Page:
Zealand Phar­ma $ZEAL cel­e­brat­ed a step for­ward to­day with Phase III da­ta show­ing that dasiglucagon did not in­duce or boost an­ti-drug an­ti­bod­ies in pa­tients with type 1 di­a­betes. De­signed to eval­u­ate dasiglucagon in the treat­ment of se­vere hy­po­glycemia, or ex­treme­ly low blood sug­ar, the tri­al pits the drug against re­con­sti­tut­ed glucagon pow­der. Pre­vi­ous Phase II re­sults has sug­gest­ed that the res­cue pen-fit­ted glucagon ana­log boost­ed plas­ma glu­cose bet­ter than the ac­tive com­para­tor. The Copen­hagen-based biotech hopes it would hap­pen again in a sep­a­rate Phase III ef­fi­ca­cy tri­al, with re­sults ex­pect­ed in the sec­ond half of this year.

Hal Barron, GSK

Break­ing the death spi­ral: Hal Bar­ron talks about trans­form­ing the mori­bund R&D cul­ture at GSK in a crit­i­cal year for the late-stage pipeline

Just ahead of GlaxoSmithKline’s Q2 update on Wednesday, science chief Hal Barron is making the rounds to talk up the pharma giant’s late-stage strategy as the top execs continue to woo back a deeply skeptical investor group while pushing through a whole new R&D culture.

And that’s not easy, Barron is quick to note. He told the Financial Times:

I think that culture, to some extent, is as hard, in fact even harder, than doing the science.

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Aca­dia is mak­ing the best of it, but their lat­est PhI­II Nu­plazid study is a bust

Acadia’s late-stage program to widen the commercial prospects for Nuplazid has hit a wall. The biotech reported that their Phase III ENHANCE trial flat failed. And while they $ACAD did their best to cherry pick positive data wherever they can be found, this is a clear setback for the biotech.

With close to 400 patients enrolled, researchers said the drug flunked the primary endpoint as an adjunctive therapy for patients with an inadequate response to antipsychotic therapy. The p-value was an ugly 0.0940 on the Positive and Negative Syndrome Scale, which the company called out as a positive trend.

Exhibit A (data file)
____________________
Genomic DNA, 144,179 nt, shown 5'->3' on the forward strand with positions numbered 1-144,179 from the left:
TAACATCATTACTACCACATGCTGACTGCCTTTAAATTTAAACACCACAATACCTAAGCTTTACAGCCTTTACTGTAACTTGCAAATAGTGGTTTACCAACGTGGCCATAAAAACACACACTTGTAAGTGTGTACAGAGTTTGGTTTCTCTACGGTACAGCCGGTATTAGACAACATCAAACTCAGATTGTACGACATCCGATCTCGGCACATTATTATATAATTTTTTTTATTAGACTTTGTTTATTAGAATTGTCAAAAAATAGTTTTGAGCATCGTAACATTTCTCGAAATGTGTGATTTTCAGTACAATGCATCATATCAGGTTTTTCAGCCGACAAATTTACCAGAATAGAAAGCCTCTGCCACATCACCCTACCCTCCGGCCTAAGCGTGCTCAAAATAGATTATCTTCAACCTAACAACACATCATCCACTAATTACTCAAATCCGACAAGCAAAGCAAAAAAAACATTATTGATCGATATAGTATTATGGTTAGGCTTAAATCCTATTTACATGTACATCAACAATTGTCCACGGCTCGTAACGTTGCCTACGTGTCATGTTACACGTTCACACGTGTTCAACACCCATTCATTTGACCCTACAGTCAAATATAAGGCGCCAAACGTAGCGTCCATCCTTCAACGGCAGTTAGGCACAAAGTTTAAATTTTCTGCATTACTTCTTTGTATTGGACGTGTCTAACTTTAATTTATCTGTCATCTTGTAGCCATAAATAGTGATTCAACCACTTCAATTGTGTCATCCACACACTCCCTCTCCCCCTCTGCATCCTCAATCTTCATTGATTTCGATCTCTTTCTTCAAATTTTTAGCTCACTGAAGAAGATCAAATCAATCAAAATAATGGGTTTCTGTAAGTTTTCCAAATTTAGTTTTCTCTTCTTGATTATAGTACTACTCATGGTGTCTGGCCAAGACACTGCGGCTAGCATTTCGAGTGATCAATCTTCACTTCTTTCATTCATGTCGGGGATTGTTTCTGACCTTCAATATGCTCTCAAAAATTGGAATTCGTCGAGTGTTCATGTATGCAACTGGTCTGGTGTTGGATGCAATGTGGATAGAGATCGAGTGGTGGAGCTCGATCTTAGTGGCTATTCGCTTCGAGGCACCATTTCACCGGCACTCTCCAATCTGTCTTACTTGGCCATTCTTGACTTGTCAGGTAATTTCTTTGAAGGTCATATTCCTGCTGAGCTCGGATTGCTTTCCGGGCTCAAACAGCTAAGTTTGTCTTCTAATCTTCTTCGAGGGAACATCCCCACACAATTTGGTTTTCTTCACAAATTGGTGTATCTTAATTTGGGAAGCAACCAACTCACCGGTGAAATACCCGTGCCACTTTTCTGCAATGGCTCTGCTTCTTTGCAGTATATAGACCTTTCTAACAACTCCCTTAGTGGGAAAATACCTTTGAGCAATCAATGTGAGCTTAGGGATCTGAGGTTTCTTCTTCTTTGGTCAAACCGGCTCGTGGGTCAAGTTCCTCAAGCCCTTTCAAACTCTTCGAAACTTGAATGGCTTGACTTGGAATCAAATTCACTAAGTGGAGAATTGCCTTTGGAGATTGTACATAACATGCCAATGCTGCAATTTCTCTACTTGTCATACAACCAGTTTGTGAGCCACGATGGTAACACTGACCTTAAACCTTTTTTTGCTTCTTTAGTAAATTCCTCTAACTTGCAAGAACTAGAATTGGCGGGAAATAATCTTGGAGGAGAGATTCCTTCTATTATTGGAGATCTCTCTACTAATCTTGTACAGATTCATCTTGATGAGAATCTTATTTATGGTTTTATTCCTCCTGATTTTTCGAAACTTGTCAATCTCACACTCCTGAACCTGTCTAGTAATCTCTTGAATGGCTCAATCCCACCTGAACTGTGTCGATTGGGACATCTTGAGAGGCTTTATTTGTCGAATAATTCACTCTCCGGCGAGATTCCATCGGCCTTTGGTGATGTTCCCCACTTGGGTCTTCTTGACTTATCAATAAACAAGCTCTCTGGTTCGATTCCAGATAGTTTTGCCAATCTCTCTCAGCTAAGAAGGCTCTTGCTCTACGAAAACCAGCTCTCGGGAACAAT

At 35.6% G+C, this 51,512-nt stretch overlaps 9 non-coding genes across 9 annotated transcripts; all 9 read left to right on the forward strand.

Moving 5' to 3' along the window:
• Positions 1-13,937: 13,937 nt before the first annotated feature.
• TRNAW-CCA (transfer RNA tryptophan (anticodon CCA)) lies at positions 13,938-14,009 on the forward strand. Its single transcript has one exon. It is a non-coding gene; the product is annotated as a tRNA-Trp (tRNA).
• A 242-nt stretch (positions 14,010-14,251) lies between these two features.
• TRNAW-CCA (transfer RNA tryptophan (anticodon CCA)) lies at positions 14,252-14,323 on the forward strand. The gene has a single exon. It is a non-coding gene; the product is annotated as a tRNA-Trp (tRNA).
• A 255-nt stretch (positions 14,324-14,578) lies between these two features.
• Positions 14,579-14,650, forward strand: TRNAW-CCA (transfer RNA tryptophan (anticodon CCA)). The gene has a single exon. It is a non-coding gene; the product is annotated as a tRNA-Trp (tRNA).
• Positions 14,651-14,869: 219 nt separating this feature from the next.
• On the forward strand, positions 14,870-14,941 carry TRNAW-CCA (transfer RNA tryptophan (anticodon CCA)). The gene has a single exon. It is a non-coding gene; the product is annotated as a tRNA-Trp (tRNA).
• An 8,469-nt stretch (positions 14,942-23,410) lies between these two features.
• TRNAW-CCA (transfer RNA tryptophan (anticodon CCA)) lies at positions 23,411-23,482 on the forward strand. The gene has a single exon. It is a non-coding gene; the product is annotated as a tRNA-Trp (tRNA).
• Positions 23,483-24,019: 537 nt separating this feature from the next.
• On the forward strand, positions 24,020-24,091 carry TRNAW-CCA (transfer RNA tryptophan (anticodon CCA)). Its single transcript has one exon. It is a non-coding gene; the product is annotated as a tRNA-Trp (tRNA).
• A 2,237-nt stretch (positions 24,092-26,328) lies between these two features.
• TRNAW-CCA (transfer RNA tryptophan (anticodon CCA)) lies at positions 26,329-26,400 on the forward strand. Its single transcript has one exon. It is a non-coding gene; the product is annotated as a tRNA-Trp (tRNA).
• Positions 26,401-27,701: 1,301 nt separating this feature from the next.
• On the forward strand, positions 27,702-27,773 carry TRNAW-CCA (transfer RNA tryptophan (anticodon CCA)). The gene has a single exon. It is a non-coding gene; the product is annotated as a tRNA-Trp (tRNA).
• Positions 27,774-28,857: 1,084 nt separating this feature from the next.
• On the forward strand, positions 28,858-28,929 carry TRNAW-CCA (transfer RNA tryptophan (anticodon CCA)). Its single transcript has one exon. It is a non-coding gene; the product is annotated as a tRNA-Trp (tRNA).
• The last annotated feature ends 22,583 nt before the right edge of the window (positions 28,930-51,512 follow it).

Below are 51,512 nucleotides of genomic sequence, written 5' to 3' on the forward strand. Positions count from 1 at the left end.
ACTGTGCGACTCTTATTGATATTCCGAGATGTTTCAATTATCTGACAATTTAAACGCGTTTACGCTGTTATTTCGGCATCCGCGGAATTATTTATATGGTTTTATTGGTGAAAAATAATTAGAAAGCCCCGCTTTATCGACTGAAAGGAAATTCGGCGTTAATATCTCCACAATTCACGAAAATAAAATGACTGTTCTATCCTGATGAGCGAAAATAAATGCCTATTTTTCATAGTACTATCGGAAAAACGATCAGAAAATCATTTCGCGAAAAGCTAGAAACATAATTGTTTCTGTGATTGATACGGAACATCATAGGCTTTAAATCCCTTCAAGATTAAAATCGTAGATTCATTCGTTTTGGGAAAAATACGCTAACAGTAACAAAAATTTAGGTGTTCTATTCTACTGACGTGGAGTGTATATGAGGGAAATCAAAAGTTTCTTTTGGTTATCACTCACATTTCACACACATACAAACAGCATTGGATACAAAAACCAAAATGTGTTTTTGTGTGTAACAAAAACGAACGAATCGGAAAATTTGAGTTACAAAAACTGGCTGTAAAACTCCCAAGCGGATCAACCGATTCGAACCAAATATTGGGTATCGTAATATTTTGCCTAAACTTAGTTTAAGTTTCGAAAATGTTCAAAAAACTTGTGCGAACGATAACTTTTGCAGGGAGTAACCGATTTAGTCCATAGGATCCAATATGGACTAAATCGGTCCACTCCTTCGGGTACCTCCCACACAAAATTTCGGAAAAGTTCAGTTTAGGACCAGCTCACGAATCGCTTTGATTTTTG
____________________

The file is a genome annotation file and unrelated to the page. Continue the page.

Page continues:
Their shares slid 12% on the news, good for a $426 million hit on a $3.7 billion market cap at close.

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Some Big Phar­mas stepped up their game on da­ta trans­paren­cy — but which flunked the test?

The nonprofit Bioethics International has come out with their latest scorecard on data transparency among the big biopharmas in the industry — flagging a few standouts while spotlighting some laggards who are continuing to underperform.

Now in its third year, the nonprofit created a new set of standards with Yale School of Medicine and Stanford Law School to evaluate the track record on trial registration, results reporting, publication and data-sharing practice.

Busy Gilead crew throws strug­gling biotech a life­line, with some cash up­front and hun­dreds of mil­lions in biobucks for HIV deal

Durect $DRRX got a badly needed shot in the arm Monday morning as Gilead’s busy BD team lined up access to its extended-release platform tech for HIV and hepatitis B.

Gilead, a leader in the HIV sector, is paying a modest $25 million in cash for the right to jump on the platform at Durect, which has been using its technology to come up with an extended-release version of bupivacaine. The FDA rejected that in 2014, but Durect has been working on a comeback.

In­tec blitzed by PhI­II flop as lead pro­gram fails to beat Mer­ck­'s stan­dard com­bo for Parkin­son’s

Intec Pharma’s $NTEC lead drug slammed into a brick wall Monday morning. The small-cap Israeli biotech reported that its lead program — coming off a platform designed to produce a safer, more effective oral drug for Parkinson’s — failed the Phase III at the primary endpoint.